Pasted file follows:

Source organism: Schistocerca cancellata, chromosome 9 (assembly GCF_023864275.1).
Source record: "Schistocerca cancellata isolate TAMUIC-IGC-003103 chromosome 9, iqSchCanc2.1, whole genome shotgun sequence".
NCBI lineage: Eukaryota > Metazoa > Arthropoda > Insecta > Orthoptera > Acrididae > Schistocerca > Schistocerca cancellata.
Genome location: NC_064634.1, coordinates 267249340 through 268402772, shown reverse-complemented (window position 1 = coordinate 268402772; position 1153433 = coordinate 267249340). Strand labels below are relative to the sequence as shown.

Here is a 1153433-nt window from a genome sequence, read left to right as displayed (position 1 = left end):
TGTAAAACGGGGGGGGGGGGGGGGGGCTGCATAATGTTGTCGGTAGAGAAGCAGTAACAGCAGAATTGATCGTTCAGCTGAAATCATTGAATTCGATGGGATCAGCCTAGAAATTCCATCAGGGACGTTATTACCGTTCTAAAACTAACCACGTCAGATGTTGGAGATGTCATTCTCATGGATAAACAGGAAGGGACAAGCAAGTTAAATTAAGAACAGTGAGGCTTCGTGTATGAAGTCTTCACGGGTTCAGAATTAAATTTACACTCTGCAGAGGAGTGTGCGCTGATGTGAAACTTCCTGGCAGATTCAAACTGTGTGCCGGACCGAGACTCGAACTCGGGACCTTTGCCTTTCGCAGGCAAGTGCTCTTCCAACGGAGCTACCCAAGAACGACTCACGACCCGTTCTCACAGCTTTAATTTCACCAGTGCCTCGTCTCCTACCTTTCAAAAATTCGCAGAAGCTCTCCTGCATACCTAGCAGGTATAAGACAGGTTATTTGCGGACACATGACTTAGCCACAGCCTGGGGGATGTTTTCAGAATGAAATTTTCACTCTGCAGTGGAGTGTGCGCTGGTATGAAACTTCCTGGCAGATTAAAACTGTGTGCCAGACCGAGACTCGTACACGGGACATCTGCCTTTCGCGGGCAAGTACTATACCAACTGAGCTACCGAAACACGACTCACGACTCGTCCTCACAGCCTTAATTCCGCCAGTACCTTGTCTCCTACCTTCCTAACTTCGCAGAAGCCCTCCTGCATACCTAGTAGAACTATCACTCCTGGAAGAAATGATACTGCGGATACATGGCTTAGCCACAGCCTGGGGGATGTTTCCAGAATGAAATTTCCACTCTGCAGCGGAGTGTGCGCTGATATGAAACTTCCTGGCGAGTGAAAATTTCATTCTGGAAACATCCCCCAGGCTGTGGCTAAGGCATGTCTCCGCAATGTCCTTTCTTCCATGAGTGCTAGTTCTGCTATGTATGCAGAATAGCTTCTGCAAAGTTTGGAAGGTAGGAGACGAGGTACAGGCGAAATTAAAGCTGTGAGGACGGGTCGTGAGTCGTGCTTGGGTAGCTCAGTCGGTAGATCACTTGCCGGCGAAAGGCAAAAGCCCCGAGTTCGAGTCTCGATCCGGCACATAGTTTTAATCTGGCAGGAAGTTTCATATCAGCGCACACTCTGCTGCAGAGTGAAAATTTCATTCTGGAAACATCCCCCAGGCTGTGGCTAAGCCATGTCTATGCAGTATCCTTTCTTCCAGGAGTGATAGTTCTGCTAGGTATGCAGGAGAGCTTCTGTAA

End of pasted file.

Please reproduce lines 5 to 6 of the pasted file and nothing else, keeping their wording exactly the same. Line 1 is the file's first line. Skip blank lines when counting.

Here is a 1153433-nt window from a genome sequence, read left to right as displayed (position 1 = left end):
TGTAAAACGGGGGGGGGGGGGGGGGGCTGCATAATGTTGTCGGTAGAGAAGCAGTAACAGCAGAATTGATCGTTCAGCTGAAATCATTGAATTCGATGGGATCAGCCTAGAAATTCCATCAGGGACGTTATTACCGTTCTAAAACTAACCACGTCAGATGTTGGAGATGTCATTCTCATGGATAAACAGGAAGGGACAAGCAAGTTAAATTAAGAACAGTGAGGCTTCGTGTATGAAGTCTTCACGGGTTCAGAATTAAATTTACACTCTGCAGAGGAGTGTGCGCTGATGTGAAACTTCCTGGCAGATTCAAACTGTGTGCCGGACCGAGACTCGAACTCGGGACCTTTGCCTTTCGCAGGCAAGTGCTCTTCCAACGGAGCTACCCAAGAACGACTCACGACCCGTTCTCACAGCTTTAATTTCACCAGTGCCTCGTCTCCTACCTTTCAAAAATTCGCAGAAGCTCTCCTGCATACCTAGCAGGTATAAGACAGGTTATTTGCGGACACATGACTTAGCCACAGCCTGGGGGATGTTTTCAGAATGAAATTTTCACTCTGCAGTGGAGTGTGCGCTGGTATGAAACTTCCTGGCAGATTAAAACTGTGTGCCAGACCGAGACTCGTACACGGGACATCTGCCTTTCGCGGGCAAGTACTATACCAACTGAGCTACCGAAACACGACTCACGACTCGTCCTCACAGCCTTAATTCCGCCAGTACCTTGTCTCCTACCTTCCTAACTTCGCAGAAGCCCTCCTGCATACCTAGTAGAACTATCACTCCTGGAAGAAATGATACTGCGGATACATGGCTTAGCCACAGCCTGGGGGATGTTTCCAGAATGAAATTTCCACTCTGCAGCGGAGTGTGCGCTGATATGAAACTTCCTGGCGAGTGAAAATTTCATTCTGGAAACATCCCCCAGGCTGTGGCTAAGGCATGTCTCCGCAATGTCCTTTCTTCCATGAGTGCTAGTTCTGCTATGTATGCAGAATAGCTTCTGCAAAGTTTGGAAGGTAGGAGACGAGGTACAGGCGAAATTAAAGCTGTGAGGACGGGTCGTGAGTCGTGCTTGGGTAGCTCAGTCGGTAGATCACTTGCCGGCGAAAGGCAAAAGCCCCGAGTTCGAGTCTCGATCCGGCACATAGTTTTAATCTGGCAGGAAGTTTCATATCAGCGCACACTCTGCTGCAGAGTGAAAATTTCATTCTGGAAACATCCCCCAGGCTGTGGCTAAGCCATGTCTATGCAGTATCCTTTCTTCCAGGAGTGATAGTTCTGCTAGGTATGCAGGAGAGCTTCTGTAA